When the faucet drips and drips, it doesn’t just pull the nerves over time. All in all, an unnecessary amount of water is lost. And that in turn makes billing expensive. So the problem should be solved as soon as possible. The clear advantage here is who has a used spare valve flying around, even if this does not fit completely. Because with it you can get the drop under control for the time being. All you need is a little trick! In this manual we explain how to replace the valve and how to repair the tap.


The faucet just doesn’t stop dripping. But what to do? Usually you can find the fault in the valve. And in this case the shut-off valve of the faucet doesn’t really look fresh anymore. Whether it still closes correctly at all? Only a more detailed investigation can show that.

In order to repair the faucet, the valve is first removed and carefully inspected. In the event that the valve has to be replaced, a makeshift solution should be used. A similar used valve was found in the workshop. But whether this really fits? Time to find out!


The repair shown here is, strictly speaking, a stopcock. But basically all older models of taps can be repaired in the same way. Therefore this should not play a role for the time being. In addition to the used replacement tap, an additional flat gasket is also available. This is needed to fit the new old valve.

The need for tools for this project is limited. All you need is a screwdriver, a wrench and a wire brush. In addition some 1000 Schelifpapier should be put ready. When repairing the faucet, two things can never hurt: an empty bucket and a dry cloth!


The preparations for the repair of a faucet are not particularly extensive. But they should not be underestimated. Otherwise it can get very wet very quickly! First the main tap is turned off at the connection. Then turn on the tap to empty the remaining water from the pipe into a bucket.

As soon as the water drains, do not forget the vent valve. This is located just below the shut-off valve and is now unlocked. Then the shut-off valve is opened. This reduces the tension in the valve and facilitates unscrewing to check whether the valve needs to be replaced.


The first question is, of course, how to remove the old valve at all. All you need is the right tool. Here the decision is made in favour of a wrench. The wrench is now attached to the valve in such a way that it can be unscrewed counterclockwise.

Once the valve has been loosened sufficiently, it is then completely unscrewed and removed by hand. This allows you to take a closer look at the valve.

In fact, a closer look immediately shows that the valve can only work more badly than right. Because it is covered with clear deposits. And there also seem to be problems with the seal, because it no longer sits on the valve. Is it not present at all?

That would be hard to believe, because then there would have been much bigger problems than a dripping tap. And so the sealing ring is finally found in the opening at the valve attachment of the pipe, where it simply got stuck. Here, too, considerable deposits can be seen. So it is hardly surprising that the valve no longer closes properly.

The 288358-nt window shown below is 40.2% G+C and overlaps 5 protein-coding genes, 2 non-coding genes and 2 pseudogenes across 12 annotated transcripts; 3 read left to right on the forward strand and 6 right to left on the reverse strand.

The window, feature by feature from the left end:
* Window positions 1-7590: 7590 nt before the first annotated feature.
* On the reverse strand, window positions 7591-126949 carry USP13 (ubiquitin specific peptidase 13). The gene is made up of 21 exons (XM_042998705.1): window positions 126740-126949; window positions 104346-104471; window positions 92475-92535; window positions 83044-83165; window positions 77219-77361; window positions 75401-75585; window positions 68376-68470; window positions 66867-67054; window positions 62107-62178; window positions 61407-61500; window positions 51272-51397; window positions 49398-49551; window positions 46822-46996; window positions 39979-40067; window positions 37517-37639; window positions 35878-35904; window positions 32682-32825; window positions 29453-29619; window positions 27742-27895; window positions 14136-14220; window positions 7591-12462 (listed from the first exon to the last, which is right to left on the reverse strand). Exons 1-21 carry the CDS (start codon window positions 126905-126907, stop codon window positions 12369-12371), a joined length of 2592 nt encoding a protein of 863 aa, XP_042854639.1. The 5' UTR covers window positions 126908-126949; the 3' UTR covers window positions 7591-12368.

A screwdriver is used to lever the seal out of the pipe. It is already noticeable how attacked the material is after all these years. So a new gasket is needed. And the valve? Here a very thorough cleaning would be necessary, for which there is no time at the moment. So the decision is made to replace the valve.

But first the tap has to be cleaned a bit. So the valve attachment is treated thoroughly with a wire brush. This reliably removes the coarsest dirt. For the finer deposits at the opening, a 1000 abrasive paper is used.

The sandpaper is slightly moistened and then used to rub away the remaining deposits step by step. The mouthpiece of the thread, on which the valve must rest flush, is particularly important.

As soon as the deposits are sufficiently removed, the pipe opening is thoroughly rubbed again with a dry cloth. Now everything is ready to replace the valve.

Note: Never handle sharp tools such as cutters or screwdrivers when cleaning the valve attachment! In the end, the damage would be greater than the benefit.


The replacement valve found in the workshop is of the same size and has a matching thread. Otherwise, however, it has two interfering flaws which are related to each other: This is because the valve already has a built-in O-ring seal, which in its entirety makes it longer than the old one.

A test run confirms that the valve cannot be fully screwed in. But a little trick helps to solve the problem. And it’s quite simple: An additional flat gasket is picked up and pushed over the thread of the valve. The valve should no longer be able to be screwed all the way to the bottom, so that its overall length should fit.

When the valve is screwed in, it shows that the trick works. The valve can be installed without hitting the bottom. Then you can tighten it clockwise with the wrench. The replacement of the valve would then be complete. But does the repair serve its purpose?

The only way to find out is to carry out a practical test on underground plumbing. So the main tap at the connection is turned on again and the water tap is opened. Good, the water flows as usual. There is nothing to complain about here. And the valve? No abnormalities. It keeps really tight and the tap doesn’t drip anymore. Operation successful! A valve can be exchanged that easily.

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